TALKERS News Notes. Thursday, Salem Radio Network’s 24/7 SRN News service is providing live coverage of the U.S. Senate Judiciary Committee testimony from former FBI Director James Comey.  SRN News says it will provide longform, live, gavel-to-gavel coverage starting at 10:00 am ET, anchored by SRN News Senate correspondent Linda Kenyon.  Additionally, SRN White House correspondent Greg Clugston will provide live updates and perspective from the White House during the hearings…..CRN Digital Talk Radio welcomes former “Magnum, P.I.” star and his wife back to the network to host “The Lounge with Larry and Nancy Manetti.”  The one-hour show premieres today (6/6) on the network’s CRN 1 channel…..Hubbard Radio’s WTOP, Washington was honored over the weekend with 19 Chesapeake Associated Press Broadcasters Association awards, including for Outstanding News Operation and the award for Best Website for WTOP.com.  WTOP director of news and programming Mike McMearty says, “We were truly humbled this year.  From multimedia, to editorial and sports, to so much more, these awards are a tribute to the hard work of our staff.  We take great pleasure in serving our listeners, our readers, and our community.”…..Sports USA announces the first couple of weeks of NFL Sunday doubleheaders it will be offering to affiliate stations.  It will begin the 2017 season presenting the Bears vs Falcons game on September 10.  SportsUSA says it will announce the season’s games several weeks ahead of each Sunday’s offerings…..When the Los Angeles Chargers kick off their season, Matt “Money” Smith will partner with Nick Hardwick for radio play-by-play duties on the team’s new flagship station, iHeartMedia’s KFI, Los Angeles.  Smith replaces Josh Lewin…..SiriusXM is launching the Tracy Anderson show on its Stars channel.  The fitness pioneer and wellness expert will host her limited-run show beginning on June 19.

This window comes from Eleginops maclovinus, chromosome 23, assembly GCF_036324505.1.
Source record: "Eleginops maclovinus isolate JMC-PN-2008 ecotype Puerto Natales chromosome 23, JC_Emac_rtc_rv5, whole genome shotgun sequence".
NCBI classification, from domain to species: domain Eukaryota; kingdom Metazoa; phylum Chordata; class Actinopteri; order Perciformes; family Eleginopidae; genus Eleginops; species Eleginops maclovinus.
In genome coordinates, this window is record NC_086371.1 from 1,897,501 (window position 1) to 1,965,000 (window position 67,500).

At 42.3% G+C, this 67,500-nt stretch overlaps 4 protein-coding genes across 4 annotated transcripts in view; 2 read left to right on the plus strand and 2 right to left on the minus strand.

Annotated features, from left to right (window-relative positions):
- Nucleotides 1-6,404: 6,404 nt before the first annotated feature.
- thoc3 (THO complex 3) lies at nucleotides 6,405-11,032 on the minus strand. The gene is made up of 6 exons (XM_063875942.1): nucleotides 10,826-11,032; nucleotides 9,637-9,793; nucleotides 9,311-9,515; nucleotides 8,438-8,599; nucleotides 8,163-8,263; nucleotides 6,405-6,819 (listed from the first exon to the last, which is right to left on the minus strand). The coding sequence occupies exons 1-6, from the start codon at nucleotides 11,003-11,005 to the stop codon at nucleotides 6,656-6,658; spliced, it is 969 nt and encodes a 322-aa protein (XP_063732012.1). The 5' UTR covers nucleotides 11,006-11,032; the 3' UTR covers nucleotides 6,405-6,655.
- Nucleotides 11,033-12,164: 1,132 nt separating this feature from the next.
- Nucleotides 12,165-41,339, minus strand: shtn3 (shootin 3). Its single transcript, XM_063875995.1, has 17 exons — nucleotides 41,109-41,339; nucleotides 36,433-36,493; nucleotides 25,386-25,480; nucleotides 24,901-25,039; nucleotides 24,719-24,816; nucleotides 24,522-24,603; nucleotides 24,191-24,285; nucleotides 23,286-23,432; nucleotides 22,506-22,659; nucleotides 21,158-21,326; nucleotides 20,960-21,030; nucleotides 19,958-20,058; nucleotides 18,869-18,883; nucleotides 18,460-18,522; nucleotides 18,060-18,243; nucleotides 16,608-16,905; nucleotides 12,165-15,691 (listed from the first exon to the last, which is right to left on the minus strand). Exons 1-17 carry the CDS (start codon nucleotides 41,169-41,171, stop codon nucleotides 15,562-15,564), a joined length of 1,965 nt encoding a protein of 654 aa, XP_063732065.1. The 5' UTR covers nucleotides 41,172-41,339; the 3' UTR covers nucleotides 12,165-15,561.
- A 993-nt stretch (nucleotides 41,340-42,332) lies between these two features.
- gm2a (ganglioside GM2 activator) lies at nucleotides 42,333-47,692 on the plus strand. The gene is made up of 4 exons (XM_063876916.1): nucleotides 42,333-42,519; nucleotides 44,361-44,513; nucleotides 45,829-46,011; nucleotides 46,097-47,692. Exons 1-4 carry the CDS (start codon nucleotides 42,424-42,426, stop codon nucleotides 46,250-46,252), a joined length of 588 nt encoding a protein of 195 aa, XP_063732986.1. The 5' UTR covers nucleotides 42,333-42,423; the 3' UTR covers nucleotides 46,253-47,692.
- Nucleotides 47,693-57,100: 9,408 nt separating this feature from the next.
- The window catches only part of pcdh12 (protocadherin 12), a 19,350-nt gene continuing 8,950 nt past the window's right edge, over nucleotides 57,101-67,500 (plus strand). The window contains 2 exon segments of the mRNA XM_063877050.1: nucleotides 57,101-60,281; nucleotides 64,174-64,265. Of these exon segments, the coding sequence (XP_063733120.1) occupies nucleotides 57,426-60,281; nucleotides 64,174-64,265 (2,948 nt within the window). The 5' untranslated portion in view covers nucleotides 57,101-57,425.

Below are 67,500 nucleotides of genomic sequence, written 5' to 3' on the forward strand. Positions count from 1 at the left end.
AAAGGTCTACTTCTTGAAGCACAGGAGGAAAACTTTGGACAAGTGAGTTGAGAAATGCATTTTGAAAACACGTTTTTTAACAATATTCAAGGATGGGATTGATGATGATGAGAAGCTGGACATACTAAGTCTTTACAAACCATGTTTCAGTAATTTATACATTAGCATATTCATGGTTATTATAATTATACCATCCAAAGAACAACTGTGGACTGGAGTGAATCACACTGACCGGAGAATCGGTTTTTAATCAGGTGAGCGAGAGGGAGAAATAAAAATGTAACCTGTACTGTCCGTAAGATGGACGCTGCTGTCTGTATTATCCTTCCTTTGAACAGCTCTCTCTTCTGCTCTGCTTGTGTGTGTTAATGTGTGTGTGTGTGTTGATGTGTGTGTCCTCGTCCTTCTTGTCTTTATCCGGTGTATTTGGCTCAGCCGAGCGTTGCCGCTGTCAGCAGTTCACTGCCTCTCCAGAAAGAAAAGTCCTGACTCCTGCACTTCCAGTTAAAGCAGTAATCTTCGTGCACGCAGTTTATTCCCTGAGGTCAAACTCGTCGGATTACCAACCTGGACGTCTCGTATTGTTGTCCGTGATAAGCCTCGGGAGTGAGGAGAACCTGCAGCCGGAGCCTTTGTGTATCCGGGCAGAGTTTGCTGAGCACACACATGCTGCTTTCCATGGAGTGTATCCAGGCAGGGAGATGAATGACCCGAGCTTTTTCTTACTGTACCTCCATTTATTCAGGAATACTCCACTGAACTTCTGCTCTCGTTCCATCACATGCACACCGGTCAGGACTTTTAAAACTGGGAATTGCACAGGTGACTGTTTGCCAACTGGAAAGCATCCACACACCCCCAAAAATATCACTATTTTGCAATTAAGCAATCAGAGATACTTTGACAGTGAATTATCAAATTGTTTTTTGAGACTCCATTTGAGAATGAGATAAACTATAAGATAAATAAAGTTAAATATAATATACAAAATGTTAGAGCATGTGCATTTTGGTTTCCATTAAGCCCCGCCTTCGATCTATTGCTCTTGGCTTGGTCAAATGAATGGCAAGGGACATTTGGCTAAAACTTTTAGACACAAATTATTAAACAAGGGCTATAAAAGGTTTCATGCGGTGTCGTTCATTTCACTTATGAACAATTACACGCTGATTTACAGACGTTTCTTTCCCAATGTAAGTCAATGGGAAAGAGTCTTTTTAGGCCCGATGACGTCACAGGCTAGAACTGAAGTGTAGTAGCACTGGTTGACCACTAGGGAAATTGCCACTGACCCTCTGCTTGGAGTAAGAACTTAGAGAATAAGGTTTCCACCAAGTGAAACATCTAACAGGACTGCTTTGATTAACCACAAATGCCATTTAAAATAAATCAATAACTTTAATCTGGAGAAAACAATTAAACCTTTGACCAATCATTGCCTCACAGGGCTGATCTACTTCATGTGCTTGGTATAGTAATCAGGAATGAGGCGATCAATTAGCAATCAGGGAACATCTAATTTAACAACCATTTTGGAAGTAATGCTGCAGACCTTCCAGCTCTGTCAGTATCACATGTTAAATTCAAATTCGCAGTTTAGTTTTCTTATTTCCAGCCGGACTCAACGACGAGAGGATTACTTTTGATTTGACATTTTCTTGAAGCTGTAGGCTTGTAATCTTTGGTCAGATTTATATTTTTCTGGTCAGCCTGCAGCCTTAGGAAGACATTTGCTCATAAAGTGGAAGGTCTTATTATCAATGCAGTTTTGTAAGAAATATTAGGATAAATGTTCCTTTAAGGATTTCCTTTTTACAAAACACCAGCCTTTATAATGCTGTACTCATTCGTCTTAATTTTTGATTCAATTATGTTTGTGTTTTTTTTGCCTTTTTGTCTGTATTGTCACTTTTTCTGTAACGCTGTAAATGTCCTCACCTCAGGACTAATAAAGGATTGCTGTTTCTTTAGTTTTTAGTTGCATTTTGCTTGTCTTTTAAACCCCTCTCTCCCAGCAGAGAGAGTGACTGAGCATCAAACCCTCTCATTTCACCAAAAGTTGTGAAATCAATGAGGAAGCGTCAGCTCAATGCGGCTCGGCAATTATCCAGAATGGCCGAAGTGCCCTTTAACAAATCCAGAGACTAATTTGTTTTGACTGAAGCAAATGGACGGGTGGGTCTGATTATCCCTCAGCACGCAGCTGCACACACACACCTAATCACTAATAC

Trump Travel Ban, London Terror Attacks Aftermath, Looming Comey Testimony/Russian Hacking Investigation, NSA Contractor Arrested, Paris Climate Accord Exit, Bill Cosby Trial, ‘Pink Slime’ Trial, Orlando Workplace Slayings, MLB Action, and NBA-NHL Finals Among Top News/Talk Stories Yesterday (6/5). President Donald Trump’s tweets about the courts’ and the DOJ’s treatment of his travel ban; Britain’s releases about those responsible for the London terror attacks and speculation about the attack’s effects on Thursday’s general elections; Thursday’s senate testimony from former FBI Director James Comey and the Russian election hacking issue; National Security Administration contractor Reality Leigh Winner is arrested for leaking classified information to the press; President Trump’s decision to take the U.S. out of the Paris Climate Accord; the sexual assault trial of Bill Cosby begins; Beef Products Inc.’s defamation suit against ABC News over its ‘pink slime’ report; the killing of five awning company employees by an ex-staffer in Orlando; MLB action; and NBA and NHL finals action were some of the most-talked-about stories on news/talk radio yesterday, according to ongoing research from TALKERS magazine.